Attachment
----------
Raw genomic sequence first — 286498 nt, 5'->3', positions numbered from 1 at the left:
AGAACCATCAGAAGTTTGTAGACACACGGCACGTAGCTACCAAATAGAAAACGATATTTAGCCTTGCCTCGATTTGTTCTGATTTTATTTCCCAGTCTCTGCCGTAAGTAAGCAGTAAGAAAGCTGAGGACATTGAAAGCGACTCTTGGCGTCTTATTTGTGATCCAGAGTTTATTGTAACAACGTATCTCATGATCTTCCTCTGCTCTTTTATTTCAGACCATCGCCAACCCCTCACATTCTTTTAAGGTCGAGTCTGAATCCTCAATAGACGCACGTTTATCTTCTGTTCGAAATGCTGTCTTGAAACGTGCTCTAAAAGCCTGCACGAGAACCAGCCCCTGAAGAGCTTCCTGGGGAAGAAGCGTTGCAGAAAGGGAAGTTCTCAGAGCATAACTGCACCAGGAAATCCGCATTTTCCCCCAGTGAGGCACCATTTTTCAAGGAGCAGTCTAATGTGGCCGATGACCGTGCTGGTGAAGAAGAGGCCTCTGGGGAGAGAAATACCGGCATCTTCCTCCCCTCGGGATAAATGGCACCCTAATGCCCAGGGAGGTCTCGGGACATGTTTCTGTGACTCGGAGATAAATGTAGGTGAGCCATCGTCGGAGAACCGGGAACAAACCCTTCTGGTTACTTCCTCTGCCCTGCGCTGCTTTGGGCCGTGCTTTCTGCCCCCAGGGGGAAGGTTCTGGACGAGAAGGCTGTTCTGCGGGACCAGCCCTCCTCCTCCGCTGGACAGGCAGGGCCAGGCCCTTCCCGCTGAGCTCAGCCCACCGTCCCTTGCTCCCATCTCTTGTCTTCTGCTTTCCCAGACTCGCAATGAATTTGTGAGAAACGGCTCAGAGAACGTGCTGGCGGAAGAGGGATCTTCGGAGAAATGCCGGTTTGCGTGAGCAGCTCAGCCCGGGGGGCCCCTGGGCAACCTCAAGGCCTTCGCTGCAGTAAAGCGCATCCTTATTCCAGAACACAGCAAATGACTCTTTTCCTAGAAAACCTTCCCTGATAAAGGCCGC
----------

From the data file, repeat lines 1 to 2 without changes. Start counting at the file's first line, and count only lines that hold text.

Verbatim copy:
Raw genomic sequence first — 286498 nt, 5'->3', positions numbered from 1 at the left:
AGAACCATCAGAAGTTTGTAGACACACGGCACGTAGCTACCAAATAGAAAACGATATTTAGCCTTGCCTCGATTTGTTCTGATTTTATTTCCCAGTCTCTGCCGTAAGTAAGCAGTAAGAAAGCTGAGGACATTGAAAGCGACTCTTGGCGTCTTATTTGTGATCCAGAGTTTATTGTAACAACGTATCTCATGATCTTCCTCTGCTCTTTTATTTCAGACCATCGCCAACCCCTCACATTCTTTTAAGGTCGAGTCTGAATCCTCAATAGACGCACGTTTATCTTCTGTTCGAAATGCTGTCTTGAAACGTGCTCTAAAAGCCTGCACGAGAACCAGCCCCTGAAGAGCTTCCTGGGGAAGAAGCGTTGCAGAAAGGGAAGTTCTCAGAGCATAACTGCACCAGGAAATCCGCATTTTCCCCCAGTGAGGCACCATTTTTCAAGGAGCAGTCTAATGTGGCCGATGACCGTGCTGGTGAAGAAGAGGCCTCTGGGGAGAGAAATACCGGCATCTTCCTCCCCTCGGGATAAATGGCACCCTAATGCCCAGGGAGGTCTCGGGACATGTTTCTGTGACTCGGAGATAAATGTAGGTGAGCCATCGTCGGAGAACCGGGAACAAACCCTTCTGGTTACTTCCTCTGCCCTGCGCTGCTTTGGGCCGTGCTTTCTGCCCCCAGGGGGAAGGTTCTGGACGAGAAGGCTGTTCTGCGGGACCAGCCCTCCTCCTCCGCTGGACAGGCAGGGCCAGGCCCTTCCCGCTGAGCTCAGCCCACCGTCCCTTGCTCCCATCTCTTGTCTTCTGCTTTCCCAGACTCGCAATGAATTTGTGAGAAACGGCTCAGAGAACGTGCTGGCGGAAGAGGGATCTTCGGAGAAATGCCGGTTTGCGTGAGCAGCTCAGCCCGGGGGGCCCCTGGGCAACCTCAAGGCCTTCGCTGCAGTAAAGCGCATCCTTATTCCAGAACACAGCAAATGACTCTTTTCCTAGAAAACCTTCCCTGATAAAGGCCGC